Confirming pessimism about the state of the pharmaceutical industry, a recent survey of U.S.- and E.U.-based pharmaceutical sales and marketing executives reveals that 68% believe "the current business model is broken."
The survey, conducted jointly by Booz & Company and National Analysts Worldwide, was designed to take the temperature of the industry on current challenges and help analysts understand how industry leaders plan to overcome those challenges in the next several years. This survey builds on others Booz & Company has conducted of E.U. pharma executives over the past several years.
"Those of us who work with pharma companies to develop and implement commercialization strategies know very well the challenges of maximizing asset value in this new environment, where both key customers and customer expectations are being redefined," observed Susan McDonald, CEO of National Analysts Worldwide and leader of the firm's healthcare practice. "We're not surprised to hear people acknowledge that they can't count on doing 'business as usual' and that they're looking for new ways to gain traction."
The greatest challenges identified by survey respondents are the growing healthcare system price/budget pressures and an increasing need to demonstrate cost-effectiveness and outcomes. In response to these challenges, more than half of the respondents expect to invest more heavily in marketing to key provider accounts and payers. Among the strategies seen as most important are new approaches to pricing, new service models and new collaborations with payers.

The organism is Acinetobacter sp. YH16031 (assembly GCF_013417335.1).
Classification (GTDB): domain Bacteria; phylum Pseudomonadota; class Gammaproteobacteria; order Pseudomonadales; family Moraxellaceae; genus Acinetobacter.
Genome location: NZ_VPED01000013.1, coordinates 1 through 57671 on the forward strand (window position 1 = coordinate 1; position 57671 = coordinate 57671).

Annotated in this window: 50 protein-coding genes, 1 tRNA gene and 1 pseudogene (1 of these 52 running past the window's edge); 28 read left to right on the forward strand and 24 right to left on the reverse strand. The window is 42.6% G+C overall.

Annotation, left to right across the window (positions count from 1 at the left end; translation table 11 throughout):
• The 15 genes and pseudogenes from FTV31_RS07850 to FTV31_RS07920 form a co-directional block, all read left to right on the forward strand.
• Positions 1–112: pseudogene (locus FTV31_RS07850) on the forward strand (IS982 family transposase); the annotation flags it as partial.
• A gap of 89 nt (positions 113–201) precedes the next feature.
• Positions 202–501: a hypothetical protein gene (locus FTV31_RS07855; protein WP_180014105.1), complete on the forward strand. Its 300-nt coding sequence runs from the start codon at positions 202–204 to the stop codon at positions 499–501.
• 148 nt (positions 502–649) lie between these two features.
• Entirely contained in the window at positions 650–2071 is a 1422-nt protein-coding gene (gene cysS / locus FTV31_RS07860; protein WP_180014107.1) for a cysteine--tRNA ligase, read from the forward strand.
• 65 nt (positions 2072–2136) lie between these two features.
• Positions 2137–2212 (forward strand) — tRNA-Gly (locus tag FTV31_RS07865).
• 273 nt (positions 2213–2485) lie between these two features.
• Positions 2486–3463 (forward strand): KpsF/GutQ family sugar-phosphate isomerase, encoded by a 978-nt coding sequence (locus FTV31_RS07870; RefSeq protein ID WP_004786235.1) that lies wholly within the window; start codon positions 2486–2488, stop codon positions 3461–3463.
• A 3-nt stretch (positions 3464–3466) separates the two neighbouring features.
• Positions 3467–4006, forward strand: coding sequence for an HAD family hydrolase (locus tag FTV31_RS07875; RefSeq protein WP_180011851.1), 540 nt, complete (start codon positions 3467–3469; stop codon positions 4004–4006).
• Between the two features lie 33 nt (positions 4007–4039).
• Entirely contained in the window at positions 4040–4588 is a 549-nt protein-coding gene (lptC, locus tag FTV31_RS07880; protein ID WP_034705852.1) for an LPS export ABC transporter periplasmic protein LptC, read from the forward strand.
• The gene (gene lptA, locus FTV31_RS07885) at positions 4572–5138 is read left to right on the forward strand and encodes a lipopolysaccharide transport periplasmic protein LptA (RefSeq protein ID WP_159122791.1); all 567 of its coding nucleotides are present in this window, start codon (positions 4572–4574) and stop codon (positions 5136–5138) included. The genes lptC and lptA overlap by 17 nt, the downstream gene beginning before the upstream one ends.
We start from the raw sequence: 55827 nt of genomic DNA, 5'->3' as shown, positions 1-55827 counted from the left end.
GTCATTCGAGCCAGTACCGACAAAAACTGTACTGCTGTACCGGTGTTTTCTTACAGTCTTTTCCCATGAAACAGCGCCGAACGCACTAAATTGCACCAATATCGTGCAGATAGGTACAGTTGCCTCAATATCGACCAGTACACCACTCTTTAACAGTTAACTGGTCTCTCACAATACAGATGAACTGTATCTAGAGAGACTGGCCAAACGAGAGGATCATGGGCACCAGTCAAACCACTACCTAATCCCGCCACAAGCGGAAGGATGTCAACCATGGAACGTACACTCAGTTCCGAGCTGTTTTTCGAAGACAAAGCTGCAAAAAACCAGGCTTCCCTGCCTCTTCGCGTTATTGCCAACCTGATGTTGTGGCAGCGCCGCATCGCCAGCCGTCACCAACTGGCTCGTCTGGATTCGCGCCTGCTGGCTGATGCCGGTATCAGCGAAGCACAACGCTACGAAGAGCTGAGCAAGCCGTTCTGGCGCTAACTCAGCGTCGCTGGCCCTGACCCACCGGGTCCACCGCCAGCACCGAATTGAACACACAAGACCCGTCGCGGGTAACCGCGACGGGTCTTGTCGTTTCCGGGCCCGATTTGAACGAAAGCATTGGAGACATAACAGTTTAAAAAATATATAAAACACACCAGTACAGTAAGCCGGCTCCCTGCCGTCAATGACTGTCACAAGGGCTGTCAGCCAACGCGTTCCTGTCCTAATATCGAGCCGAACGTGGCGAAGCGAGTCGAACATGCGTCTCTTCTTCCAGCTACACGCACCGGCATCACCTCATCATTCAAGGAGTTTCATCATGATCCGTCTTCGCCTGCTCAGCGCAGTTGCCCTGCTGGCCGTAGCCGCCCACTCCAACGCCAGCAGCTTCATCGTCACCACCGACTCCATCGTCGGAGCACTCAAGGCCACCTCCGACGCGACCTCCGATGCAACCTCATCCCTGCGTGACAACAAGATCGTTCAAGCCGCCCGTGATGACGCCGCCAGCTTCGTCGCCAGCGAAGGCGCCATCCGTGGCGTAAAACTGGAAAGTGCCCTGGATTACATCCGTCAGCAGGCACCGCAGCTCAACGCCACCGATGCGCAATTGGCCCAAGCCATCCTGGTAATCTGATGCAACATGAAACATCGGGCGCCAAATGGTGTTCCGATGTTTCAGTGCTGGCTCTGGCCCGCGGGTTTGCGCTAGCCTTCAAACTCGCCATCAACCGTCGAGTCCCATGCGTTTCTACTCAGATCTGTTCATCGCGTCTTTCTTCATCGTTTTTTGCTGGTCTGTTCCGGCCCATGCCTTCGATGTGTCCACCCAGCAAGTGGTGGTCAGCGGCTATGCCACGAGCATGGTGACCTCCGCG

Those convinced that the model is broken are reacting by making significant changes in how they spend marketing dollars and time. They are shifting their spending dramatically from community physicians to new stakeholders. In particular, they are disproportionately investing in key accounts, payers and hospital stakeholders. By contrast, those who are not convinced the model is broken are making few adjustments to their spending.
"The pharmaceutical industry is the eye of a hurricane of change,” said Danielle Rollmann, a partner in Booz & Company's global health practice. “The sales and marketing model is being forced to move to one that is much more complex. And this is happening in an uncertain market with incredible pressure to reduce budgets. The only clear path out of the storm is for companies to identify and focus on building the few critical capabilities they will need to succeed.”
The survey provides insights into the capabilities and strategies that will be most important moving forward, including:
"Virtually everything is changing in the model and the market,” said Rolf Fricker, a Munich-based partner at Booz & Company. “In response, most respondents say they plan to spend more on all their target marketing activities. Yet this is not aligned with what pharma is doing and needs to do at a company level. The companies that focus, prioritize and follow a coherent strategy will be the winners.”
The survey also signals plans to do more direct-to-consumer marketing. "This is one of many areas where we are helping pharmaceutical companies think differently. The power base in the industry is fundamentally shifting toward insurance companies, integrated providers and patients,” said David Levy, a partner at Booz & Company serving clients in the life sciences. “Influencing a sale is getting increasingly complicated and requires more innovative approaches to reach multiple audiences, so expect to see more innovative digital and social media in this space.”
The survey, completed in late fall 2012, was a sampling of 156 sales and marketing leaders.